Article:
Nasu Heisei-no-Mori Field Center
3254 Ōaza Takakuhei, Nasu, Nasu District, Tochigi Prefecture 325-0302, Japan
TEL: +81(0)287-74-6808 (9:00~17:00) FAX: +81(0)287-74-6809

Nasu Heisei-no-mori Forest

Field Center Forest Recreation Zone Forest Learning Zone
Nasu Heisei-no-mori Forest Nasu Heisei-no-mori Forest

The Nasu Heisei-no-mori Forest was created in 2011. The forest occupies nearly half
of the former Nasu Imperial Villa estate, land previously reserved for the imperial
family’s use. In 2008, Emperor Akihito (reigned 1989–2019) granted the land to the
Ministry of the Environment to commemorate the twentieth anniversary of his
ascension to the throne. Its approximately 560 hectares form a protected environment
where people can interact with nature while preserving it for future generations. Nasu
Heisei-no-mori Forest opened to the public in 2011 as part of Nikko National Park.

Prior to the twentieth century, the land now occupied by Heisei-no-mori was used for
logging and horse pasturage. When the area became part of the Nasu Imperial Villa
estate, its use was restricted, and the land began to return to its natural forested state.
Today, this young forest continues to grow and develop, and with proper care it may
someday rival the world’s most pristine ecosystems.

The Field Center is the forest’s main facility and serves as a gateway to the forest’s
two zones: the Forest Recreation Zone and the Forest Learning Zone. The Forest
Recreation Zone, with wheelchair accessibility, fulfills Emperor Akihito’s desire that
everyone have unrestricted access to Nasu’s natural environment. Visitors may
wander its paths freely, and the trails are suitable for all ages and ability levels.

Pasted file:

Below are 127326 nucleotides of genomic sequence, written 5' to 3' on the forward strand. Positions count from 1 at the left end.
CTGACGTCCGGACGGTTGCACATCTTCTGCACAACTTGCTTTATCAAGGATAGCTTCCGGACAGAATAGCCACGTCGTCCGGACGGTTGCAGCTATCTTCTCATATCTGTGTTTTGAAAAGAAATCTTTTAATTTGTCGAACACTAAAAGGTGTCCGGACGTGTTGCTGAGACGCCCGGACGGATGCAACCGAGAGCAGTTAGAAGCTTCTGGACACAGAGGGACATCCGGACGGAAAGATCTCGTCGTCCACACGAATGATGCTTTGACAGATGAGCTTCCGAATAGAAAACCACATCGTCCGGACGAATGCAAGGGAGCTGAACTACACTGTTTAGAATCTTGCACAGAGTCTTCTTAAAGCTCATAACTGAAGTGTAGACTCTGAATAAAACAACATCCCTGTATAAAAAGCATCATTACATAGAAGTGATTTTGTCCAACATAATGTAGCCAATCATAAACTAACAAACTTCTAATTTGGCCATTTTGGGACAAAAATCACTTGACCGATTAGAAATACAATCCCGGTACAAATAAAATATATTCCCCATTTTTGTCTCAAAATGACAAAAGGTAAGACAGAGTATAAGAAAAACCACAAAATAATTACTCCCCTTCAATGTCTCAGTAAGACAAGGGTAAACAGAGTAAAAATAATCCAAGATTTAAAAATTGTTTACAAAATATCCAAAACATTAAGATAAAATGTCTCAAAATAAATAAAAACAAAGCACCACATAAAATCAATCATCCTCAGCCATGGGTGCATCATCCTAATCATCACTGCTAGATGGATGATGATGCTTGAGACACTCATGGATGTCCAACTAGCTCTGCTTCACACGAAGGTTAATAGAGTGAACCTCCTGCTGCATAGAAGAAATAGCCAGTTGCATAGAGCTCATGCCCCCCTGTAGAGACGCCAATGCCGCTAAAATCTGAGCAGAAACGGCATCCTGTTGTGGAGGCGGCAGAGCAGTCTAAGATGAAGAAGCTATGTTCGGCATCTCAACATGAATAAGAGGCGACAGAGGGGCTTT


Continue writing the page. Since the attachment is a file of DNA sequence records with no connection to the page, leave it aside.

Between 1997 and 2001, the Tochigi Prefectural Museum identified 3,492 species of
wildlife in the Nasu Imperial estate. Of these species, 23 were previously unrecorded,
and 25 were recorded in Japan for the first time. Preserving and studying this
ecological diversity is the goal of the Forest Learning Zone, Heisei-no-mori’s second
area. Ongoing scientific studies are conducted in the Learning Zone, and visitors can
only enter on guided tours led by experienced naturalists known as “nature


These highlights are only examples. There are many other unusual animal and plant species to encounter!
Nasu Heisei-no-Mori is a natural treasure trove.
For a limited time, you can encounter rare characters that can’t be found anywhere else!
Feel free to ask your interpreter for more information.

Nasu Heisei-no-mori Forest Research Initiatives

Nasu Heisei-no-mori Forest Research Initiatives

The Nasu Heisei-no-mori Forest is a diverse ecosystem. Between 1997 and 2001, the
Tochigi Prefectural Museum conducted a monitoring and research project that
identified 3,492 species of wildlife; 23 of these were previously unrecorded species,
and 25 were recorded in Japan for the first time. The project also found several
species classified by the Ministry of the Environment as Vulnerable (VU) or Near
Threatened (NT). Vulnerable species include the balloon flower, greater tube-nosed
bat, and spotless grass yellow (a butterfly). Species on the near-threatened list include
the Japanese dormouse, northern goshawk, and Japanese fire belly newt.

After the Nasu Heisei-no-mori Forest was established in 2011, the beech forest by the
Yosasa River was selected as part of the Ministry of the Environment’s Monitoring
Site 1000 project, which observes environmental changes and aims to develop
conservation measures. Other current research includes creating an inventory of plants
and animals in the forest, recording their populations and conditions, and assessing
the water quality of the Yosasa and Shirato Rivers. Small, roped-off areas indicate
where yearly acorn densities are being calculated. Flash-enabled cameras are installed
in 15 locations to monitor the movements and behavioral patterns of mammals.
Researchers are particularly interested in the behavior of black bears in the forest.

Access to the Forest Learning Zone is restricted in order to minimize human impact
and help the forest achieve a natural primary-growth state. Visitors are allowed in
only as part of guided walks, and they must clean their shoes before entering to
prevent the accidental introduction of non-native seeds or diseases.

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